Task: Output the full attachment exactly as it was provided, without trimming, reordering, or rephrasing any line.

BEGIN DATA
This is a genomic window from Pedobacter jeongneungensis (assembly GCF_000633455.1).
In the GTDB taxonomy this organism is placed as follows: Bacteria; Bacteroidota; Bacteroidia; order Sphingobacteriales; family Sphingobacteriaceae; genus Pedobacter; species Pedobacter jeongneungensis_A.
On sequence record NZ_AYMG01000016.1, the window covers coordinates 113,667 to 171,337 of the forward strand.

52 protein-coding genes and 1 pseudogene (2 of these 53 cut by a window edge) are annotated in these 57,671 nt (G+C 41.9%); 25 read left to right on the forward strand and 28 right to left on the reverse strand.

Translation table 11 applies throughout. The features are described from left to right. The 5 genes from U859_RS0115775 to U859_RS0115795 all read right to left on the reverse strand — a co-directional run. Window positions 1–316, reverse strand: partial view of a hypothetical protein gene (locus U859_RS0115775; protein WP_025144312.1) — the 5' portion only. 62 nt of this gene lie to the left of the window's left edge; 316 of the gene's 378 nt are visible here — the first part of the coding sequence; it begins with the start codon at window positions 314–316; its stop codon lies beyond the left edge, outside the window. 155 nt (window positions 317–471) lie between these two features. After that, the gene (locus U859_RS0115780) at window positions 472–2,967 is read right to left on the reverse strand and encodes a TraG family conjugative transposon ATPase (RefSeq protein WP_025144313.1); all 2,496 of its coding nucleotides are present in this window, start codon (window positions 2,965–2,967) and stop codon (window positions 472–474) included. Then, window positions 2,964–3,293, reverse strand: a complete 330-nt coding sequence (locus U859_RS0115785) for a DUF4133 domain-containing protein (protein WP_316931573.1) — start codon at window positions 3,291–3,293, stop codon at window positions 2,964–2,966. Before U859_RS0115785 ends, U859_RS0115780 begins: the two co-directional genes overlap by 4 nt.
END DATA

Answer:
This is a genomic window from Pedobacter jeongneungensis (assembly GCF_000633455.1).
In the GTDB taxonomy this organism is placed as follows: Bacteria; Bacteroidota; Bacteroidia; order Sphingobacteriales; family Sphingobacteriaceae; genus Pedobacter; species Pedobacter jeongneungensis_A.
On sequence record NZ_AYMG01000016.1, the window covers coordinates 113,667 to 171,337 of the forward strand.

52 protein-coding genes and 1 pseudogene (2 of these 53 cut by a window edge) are annotated in these 57,671 nt (G+C 41.9%); 25 read left to right on the forward strand and 28 right to left on the reverse strand.

Translation table 11 applies throughout. The features are described from left to right. The 5 genes from U859_RS0115775 to U859_RS0115795 all read right to left on the reverse strand — a co-directional run. Window positions 1–316, reverse strand: partial view of a hypothetical protein gene (locus U859_RS0115775; protein WP_025144312.1) — the 5' portion only. 62 nt of this gene lie to the left of the window's left edge; 316 of the gene's 378 nt are visible here — the first part of the coding sequence; it begins with the start codon at window positions 314–316; its stop codon lies beyond the left edge, outside the window. 155 nt (window positions 317–471) lie between these two features. After that, the gene (locus U859_RS0115780) at window positions 472–2,967 is read right to left on the reverse strand and encodes a TraG family conjugative transposon ATPase (RefSeq protein WP_025144313.1); all 2,496 of its coding nucleotides are present in this window, start codon (window positions 2,965–2,967) and stop codon (window positions 472–474) included. Then, window positions 2,964–3,293, reverse strand: a complete 330-nt coding sequence (locus U859_RS0115785) for a DUF4133 domain-containing protein (protein WP_316931573.1) — start codon at window positions 3,291–3,293, stop codon at window positions 2,964–2,966. Before U859_RS0115785 ends, U859_RS0115780 begins: the two co-directional genes overlap by 4 nt.